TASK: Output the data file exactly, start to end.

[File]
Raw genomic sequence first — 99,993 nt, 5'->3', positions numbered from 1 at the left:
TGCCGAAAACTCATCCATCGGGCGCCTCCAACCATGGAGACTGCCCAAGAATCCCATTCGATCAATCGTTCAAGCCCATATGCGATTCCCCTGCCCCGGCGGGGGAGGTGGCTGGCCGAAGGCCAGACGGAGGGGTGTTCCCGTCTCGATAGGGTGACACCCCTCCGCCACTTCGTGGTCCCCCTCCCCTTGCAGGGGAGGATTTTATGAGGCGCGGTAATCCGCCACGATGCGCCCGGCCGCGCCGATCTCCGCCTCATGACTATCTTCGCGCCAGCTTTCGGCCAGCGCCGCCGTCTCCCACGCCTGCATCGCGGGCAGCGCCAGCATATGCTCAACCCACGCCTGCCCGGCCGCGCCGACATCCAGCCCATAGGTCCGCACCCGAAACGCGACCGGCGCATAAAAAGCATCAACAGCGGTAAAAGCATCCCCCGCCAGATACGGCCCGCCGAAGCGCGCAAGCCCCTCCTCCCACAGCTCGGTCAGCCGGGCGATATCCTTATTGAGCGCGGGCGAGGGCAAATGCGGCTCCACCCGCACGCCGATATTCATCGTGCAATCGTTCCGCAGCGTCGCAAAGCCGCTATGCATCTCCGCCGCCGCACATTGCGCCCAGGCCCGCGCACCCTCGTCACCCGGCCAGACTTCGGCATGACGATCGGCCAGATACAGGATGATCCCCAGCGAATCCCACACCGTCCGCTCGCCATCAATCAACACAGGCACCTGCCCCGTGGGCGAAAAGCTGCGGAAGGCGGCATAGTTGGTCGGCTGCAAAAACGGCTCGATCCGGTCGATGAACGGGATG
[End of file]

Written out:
Raw genomic sequence first — 99,993 nt, 5'->3', positions numbered from 1 at the left:
TGCCGAAAACTCATCCATCGGGCGCCTCCAACCATGGAGACTGCCCAAGAATCCCATTCGATCAATCGTTCAAGCCCATATGCGATTCCCCTGCCCCGGCGGGGGAGGTGGCTGGCCGAAGGCCAGACGGAGGGGTGTTCCCGTCTCGATAGGGTGACACCCCTCCGCCACTTCGTGGTCCCCCTCCCCTTGCAGGGGAGGATTTTATGAGGCGCGGTAATCCGCCACGATGCGCCCGGCCGCGCCGATCTCCGCCTCATGACTATCTTCGCGCCAGCTTTCGGCCAGCGCCGCCGTCTCCCACGCCTGCATCGCGGGCAGCGCCAGCATATGCTCAACCCACGCCTGCCCGGCCGCGCCGACATCCAGCCCATAGGTCCGCACCCGAAACGCGACCGGCGCATAAAAAGCATCAACAGCGGTAAAAGCATCCCCCGCCAGATACGGCCCGCCGAAGCGCGCAAGCCCCTCCTCCCACAGCTCGGTCAGCCGGGCGATATCCTTATTGAGCGCGGGCGAGGGCAAATGCGGCTCCACCCGCACGCCGATATTCATCGTGCAATCGTTCCGCAGCGTCGCAAAGCCGCTATGCATCTCCGCCGCCGCACATTGCGCCCAGGCCCGCGCACCCTCGTCACCCGGCCAGACTTCGGCATGACGATCGGCCAGATACAGGATGATCCCCAGCGAATCCCACACCGTCCGCTCGCCATCAATCAACACAGGCACCTGCCCCGTGGGCGAAAAGCTGCGGAAGGCGGCATAGTTGGTCGGCTGCAAAAACGGCTCGATCCGGTCGATGAACGGGATG